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Whatever else you say about Ford, you can’t deny that they get their money’s worth out of a platform. The Lincoln Versailles was derived from the Ford Granada and Mercury Monarch, which in turn were derived from the Maverick, which could trace its roots all the way back to the 1960 Ford Falcon. This platform was replaced by the Fox platform, which lasted all the way until 2004. The Versailles was Ford’s answer to the Cadillac Seville, which also shared more humble roots – the Chevy Nova – but while the Seville looked and drove nothing like a Nova, the Versailles was obviously a Mercury Monarch with extra headlights.

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But of course, since it was a Lincoln, it needed a fake spare-tire-carrier hump in the back. Unfortunately, the Granada’s fuel filler was right there, so Ford’s designers just worked around it as well as they could. The result is, well, you can see for yourself. The Versailles was slightly upgraded mechanically from the humbler Ford and Mercury; it has rear disc brakes, and the V8 engine came standard, a weak-sauce 302 with a two-barrel carb that managed 130 horsepower.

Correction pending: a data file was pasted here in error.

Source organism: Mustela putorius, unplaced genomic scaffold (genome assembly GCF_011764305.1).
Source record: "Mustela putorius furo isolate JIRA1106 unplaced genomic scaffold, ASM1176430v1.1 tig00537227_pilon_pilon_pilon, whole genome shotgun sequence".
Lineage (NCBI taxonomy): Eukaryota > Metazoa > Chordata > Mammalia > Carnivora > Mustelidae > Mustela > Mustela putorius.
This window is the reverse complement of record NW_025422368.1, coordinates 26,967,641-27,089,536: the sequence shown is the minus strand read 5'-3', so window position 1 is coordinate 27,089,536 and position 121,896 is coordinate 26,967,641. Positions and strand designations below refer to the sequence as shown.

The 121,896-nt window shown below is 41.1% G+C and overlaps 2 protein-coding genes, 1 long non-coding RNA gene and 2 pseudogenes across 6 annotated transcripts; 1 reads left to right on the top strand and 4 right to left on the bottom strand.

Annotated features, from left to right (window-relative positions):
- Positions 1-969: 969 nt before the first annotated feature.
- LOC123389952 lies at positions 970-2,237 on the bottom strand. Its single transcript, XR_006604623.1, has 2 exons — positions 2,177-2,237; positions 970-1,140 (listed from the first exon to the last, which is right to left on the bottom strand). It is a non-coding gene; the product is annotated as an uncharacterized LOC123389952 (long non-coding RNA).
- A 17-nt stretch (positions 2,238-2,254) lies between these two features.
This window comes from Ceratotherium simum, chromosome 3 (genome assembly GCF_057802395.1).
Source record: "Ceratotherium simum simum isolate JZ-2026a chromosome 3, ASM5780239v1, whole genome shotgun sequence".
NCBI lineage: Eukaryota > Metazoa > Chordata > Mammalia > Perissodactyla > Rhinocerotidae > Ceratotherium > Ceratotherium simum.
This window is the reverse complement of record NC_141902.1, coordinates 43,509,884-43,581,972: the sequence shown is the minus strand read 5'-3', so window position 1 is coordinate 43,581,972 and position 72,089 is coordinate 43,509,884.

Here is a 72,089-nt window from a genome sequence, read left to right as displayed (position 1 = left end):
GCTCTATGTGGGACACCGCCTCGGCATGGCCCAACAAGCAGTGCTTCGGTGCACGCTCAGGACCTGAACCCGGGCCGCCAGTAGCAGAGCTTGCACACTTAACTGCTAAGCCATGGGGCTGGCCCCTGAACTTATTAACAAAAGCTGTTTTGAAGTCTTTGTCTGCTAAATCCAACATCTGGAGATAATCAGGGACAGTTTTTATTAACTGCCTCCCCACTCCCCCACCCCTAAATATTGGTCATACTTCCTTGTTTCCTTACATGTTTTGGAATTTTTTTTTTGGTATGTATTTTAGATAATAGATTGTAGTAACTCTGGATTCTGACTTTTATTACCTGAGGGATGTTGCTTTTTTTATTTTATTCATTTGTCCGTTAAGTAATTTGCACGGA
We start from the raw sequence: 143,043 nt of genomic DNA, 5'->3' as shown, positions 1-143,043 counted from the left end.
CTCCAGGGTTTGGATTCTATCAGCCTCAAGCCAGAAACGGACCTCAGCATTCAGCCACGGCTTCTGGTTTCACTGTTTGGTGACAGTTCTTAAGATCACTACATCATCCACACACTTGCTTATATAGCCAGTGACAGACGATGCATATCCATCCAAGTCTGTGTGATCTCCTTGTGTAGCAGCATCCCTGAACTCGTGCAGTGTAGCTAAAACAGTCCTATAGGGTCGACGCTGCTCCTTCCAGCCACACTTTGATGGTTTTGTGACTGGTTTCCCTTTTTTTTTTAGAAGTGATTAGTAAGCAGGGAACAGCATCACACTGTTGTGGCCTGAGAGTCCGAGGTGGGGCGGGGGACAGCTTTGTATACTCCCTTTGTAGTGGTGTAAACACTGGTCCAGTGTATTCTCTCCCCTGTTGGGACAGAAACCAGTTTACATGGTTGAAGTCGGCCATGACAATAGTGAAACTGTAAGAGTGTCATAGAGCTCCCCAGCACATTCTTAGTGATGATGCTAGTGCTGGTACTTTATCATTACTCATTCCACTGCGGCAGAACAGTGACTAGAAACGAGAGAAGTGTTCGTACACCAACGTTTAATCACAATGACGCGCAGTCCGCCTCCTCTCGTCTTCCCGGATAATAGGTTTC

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This Versailles is claimed to be a runner, but it’s sitting on a flatbed trailer in all the photos, and it has no license plates, so make of that what you will. The 302 and its accompanying C4 automatic transmission are solid, known quantities with plenty of parts support, so even if it doesn’t run, it probably could with a little effort. The ad claims only 58,000 miles, and from the look of the interior, that could be correct. Here, also, the baby Lincoln got an upgrade over its Ford cousin in the form of some mighty comfy-looking leather seats.

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The big red flag with this car is the rust peeking out from under the vinyl landau roof, and based on the seller’s description as “Parts or restore,” I fear the rust is worse than it looks. It is true, however, that this car has one highly desirable part: those stock rear disc brakes I mentioned earlier sit at the ends of Ford’s legendary 9 inch rear axle, the de-facto standard third member for hot rods, drag racers, and pretty much anything else highly modified and rear wheel drive. This car is probably too expensive for someone to buy it for the axle alone, but when you add in a good 302 V8 block and a C4 automatic, you’ve got the entire drivetrain for a much cooler car right there.

1978 Chrysler New Yorker – $2,500